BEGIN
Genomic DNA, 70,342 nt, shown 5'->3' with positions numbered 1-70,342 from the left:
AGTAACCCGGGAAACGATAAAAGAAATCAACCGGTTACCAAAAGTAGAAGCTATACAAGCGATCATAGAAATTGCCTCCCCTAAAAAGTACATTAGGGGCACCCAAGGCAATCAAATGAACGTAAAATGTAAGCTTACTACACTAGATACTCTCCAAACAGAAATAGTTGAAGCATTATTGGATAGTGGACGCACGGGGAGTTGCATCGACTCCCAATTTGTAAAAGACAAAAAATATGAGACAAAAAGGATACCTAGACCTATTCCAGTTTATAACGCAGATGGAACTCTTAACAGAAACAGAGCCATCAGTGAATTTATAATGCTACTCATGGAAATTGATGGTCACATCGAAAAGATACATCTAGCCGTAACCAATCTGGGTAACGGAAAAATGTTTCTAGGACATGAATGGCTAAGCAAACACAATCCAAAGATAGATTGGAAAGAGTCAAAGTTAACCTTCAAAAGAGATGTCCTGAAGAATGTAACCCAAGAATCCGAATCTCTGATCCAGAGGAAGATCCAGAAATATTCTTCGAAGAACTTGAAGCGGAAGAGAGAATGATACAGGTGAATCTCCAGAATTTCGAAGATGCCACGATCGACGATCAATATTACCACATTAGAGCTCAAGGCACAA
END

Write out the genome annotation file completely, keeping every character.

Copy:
Genomic DNA, 70,342 nt, shown 5'->3' with positions numbered 1-70,342 from the left:
AGTAACCCGGGAAACGATAAAAGAAATCAACCGGTTACCAAAAGTAGAAGCTATACAAGCGATCATAGAAATTGCCTCCCCTAAAAAGTACATTAGGGGCACCCAAGGCAATCAAATGAACGTAAAATGTAAGCTTACTACACTAGATACTCTCCAAACAGAAATAGTTGAAGCATTATTGGATAGTGGACGCACGGGGAGTTGCATCGACTCCCAATTTGTAAAAGACAAAAAATATGAGACAAAAAGGATACCTAGACCTATTCCAGTTTATAACGCAGATGGAACTCTTAACAGAAACAGAGCCATCAGTGAATTTATAATGCTACTCATGGAAATTGATGGTCACATCGAAAAGATACATCTAGCCGTAACCAATCTGGGTAACGGAAAAATGTTTCTAGGACATGAATGGCTAAGCAAACACAATCCAAAGATAGATTGGAAAGAGTCAAAGTTAACCTTCAAAAGAGATGTCCTGAAGAATGTAACCCAAGAATCCGAATCTCTGATCCAGAGGAAGATCCAGAAATATTCTTCGAAGAACTTGAAGCGGAAGAGAGAATGATACAGGTGAATCTCCAGAATTTCGAAGATGCCACGATCGACGATCAATATTACCACATTAGAGCTCAAGGCACAA